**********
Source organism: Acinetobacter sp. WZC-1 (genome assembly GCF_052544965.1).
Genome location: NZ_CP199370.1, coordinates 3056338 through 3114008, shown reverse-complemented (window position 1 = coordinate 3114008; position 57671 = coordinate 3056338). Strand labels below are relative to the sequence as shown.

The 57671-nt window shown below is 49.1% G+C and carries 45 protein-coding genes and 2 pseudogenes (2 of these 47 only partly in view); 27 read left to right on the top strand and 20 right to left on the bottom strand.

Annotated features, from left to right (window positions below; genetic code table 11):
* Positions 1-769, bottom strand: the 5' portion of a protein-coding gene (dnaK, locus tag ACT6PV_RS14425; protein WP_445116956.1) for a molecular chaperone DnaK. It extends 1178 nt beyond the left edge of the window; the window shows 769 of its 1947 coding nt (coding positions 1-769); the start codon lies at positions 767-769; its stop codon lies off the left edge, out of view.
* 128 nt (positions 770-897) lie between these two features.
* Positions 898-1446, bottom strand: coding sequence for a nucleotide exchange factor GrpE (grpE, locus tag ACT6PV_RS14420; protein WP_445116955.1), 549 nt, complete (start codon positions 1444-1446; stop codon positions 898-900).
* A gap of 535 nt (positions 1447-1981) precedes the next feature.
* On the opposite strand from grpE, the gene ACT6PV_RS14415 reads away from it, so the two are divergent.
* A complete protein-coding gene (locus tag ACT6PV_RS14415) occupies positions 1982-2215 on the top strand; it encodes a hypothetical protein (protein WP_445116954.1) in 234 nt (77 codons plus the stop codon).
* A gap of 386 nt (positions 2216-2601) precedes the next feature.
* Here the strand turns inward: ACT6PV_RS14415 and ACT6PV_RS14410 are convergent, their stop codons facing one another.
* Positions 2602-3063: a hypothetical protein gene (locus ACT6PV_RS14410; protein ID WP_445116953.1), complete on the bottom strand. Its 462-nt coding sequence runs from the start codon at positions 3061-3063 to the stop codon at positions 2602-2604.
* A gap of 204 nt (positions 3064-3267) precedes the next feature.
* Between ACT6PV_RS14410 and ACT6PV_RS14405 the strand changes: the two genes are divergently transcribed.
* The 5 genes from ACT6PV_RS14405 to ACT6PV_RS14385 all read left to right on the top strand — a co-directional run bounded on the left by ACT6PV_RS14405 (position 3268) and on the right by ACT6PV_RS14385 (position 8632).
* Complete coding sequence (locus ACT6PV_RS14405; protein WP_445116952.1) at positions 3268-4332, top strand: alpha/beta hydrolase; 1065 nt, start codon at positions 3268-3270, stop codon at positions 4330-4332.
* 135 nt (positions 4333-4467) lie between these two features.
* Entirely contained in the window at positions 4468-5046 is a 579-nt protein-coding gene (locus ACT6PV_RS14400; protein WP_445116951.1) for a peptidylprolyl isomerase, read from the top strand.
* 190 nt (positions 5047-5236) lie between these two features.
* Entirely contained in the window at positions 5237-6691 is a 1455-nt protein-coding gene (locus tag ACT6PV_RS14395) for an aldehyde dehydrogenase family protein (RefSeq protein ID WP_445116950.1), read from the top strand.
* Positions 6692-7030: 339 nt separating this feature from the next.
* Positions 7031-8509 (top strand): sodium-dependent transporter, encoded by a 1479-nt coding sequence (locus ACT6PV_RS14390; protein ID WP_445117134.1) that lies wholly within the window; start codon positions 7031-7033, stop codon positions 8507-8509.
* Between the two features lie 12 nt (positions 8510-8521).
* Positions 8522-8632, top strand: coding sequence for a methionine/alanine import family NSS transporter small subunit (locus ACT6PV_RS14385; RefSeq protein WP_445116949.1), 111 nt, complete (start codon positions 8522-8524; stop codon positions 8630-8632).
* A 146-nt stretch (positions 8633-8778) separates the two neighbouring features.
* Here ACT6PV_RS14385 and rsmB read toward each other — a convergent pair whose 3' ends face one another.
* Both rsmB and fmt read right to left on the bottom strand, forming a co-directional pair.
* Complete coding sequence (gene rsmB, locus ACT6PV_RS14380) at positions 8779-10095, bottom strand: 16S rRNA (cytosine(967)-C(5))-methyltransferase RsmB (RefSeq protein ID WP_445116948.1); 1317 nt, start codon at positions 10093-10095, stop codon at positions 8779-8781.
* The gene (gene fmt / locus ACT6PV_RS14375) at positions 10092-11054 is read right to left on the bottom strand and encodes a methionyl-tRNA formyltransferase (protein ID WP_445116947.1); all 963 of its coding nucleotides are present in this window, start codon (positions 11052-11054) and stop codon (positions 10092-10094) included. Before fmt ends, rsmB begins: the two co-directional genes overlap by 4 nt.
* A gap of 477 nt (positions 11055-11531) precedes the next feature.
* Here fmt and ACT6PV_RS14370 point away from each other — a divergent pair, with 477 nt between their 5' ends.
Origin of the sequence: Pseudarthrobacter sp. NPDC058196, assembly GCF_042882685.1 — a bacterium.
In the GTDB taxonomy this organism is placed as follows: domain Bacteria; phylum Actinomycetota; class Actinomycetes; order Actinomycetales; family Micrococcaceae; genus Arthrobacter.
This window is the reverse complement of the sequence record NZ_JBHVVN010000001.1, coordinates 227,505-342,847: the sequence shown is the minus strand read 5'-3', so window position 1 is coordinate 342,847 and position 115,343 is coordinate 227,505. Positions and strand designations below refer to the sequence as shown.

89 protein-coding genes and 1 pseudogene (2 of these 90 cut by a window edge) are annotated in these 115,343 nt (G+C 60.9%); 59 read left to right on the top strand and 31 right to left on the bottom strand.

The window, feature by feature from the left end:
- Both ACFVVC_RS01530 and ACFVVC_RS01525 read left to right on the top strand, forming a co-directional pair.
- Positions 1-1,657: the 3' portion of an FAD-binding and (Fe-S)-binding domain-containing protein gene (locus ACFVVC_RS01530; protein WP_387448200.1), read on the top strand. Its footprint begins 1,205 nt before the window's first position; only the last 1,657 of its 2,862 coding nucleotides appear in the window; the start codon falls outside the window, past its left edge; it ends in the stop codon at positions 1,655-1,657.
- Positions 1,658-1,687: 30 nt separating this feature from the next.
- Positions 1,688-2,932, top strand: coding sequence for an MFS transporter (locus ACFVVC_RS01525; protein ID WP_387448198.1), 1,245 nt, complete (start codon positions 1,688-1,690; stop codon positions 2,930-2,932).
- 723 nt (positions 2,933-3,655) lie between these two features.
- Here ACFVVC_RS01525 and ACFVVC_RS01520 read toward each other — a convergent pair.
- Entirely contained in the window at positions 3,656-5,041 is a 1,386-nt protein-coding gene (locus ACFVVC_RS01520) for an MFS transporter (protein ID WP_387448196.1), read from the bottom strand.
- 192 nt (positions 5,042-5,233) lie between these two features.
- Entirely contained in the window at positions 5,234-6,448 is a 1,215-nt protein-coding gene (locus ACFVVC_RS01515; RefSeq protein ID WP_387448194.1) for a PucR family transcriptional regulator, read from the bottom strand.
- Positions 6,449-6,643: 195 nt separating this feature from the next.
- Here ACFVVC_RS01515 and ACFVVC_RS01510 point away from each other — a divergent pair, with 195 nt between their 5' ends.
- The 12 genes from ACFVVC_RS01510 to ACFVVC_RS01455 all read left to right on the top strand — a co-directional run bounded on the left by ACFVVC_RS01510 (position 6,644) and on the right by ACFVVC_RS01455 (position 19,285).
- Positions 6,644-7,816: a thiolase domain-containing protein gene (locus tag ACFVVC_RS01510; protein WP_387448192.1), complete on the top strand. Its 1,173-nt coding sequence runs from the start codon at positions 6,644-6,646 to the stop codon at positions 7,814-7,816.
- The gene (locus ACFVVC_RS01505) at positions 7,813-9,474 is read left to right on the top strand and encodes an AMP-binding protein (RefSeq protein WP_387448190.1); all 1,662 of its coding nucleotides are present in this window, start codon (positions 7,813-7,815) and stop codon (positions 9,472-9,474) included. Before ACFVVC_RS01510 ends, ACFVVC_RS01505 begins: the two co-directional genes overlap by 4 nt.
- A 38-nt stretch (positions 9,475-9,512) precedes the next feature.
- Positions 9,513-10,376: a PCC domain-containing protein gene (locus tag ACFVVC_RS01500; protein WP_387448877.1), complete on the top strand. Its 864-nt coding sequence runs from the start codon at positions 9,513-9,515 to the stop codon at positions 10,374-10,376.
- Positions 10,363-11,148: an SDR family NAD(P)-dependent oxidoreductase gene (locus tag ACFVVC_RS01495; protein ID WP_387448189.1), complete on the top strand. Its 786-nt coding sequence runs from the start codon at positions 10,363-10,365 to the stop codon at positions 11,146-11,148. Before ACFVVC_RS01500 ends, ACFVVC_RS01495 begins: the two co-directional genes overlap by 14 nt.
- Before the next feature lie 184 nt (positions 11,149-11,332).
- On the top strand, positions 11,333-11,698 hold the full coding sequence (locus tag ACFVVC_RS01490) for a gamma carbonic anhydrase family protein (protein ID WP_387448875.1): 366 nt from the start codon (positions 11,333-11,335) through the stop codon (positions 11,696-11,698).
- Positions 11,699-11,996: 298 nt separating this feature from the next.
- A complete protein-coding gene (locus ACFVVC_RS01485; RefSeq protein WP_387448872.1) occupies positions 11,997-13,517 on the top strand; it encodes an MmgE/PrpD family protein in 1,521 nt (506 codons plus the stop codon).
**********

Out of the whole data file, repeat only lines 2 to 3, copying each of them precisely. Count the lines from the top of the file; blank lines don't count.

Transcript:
Genome location: NZ_CP199370.1, coordinates 3056338 through 3114008, shown reverse-complemented (window position 1 = coordinate 3114008; position 57671 = coordinate 3056338). Strand labels below are relative to the sequence as shown.

The 57671-nt window shown below is 49.1% G+C and carries 45 protein-coding genes and 2 pseudogenes (2 of these 47 only partly in view); 27 read left to right on the top strand and 20 right to left on the bottom strand.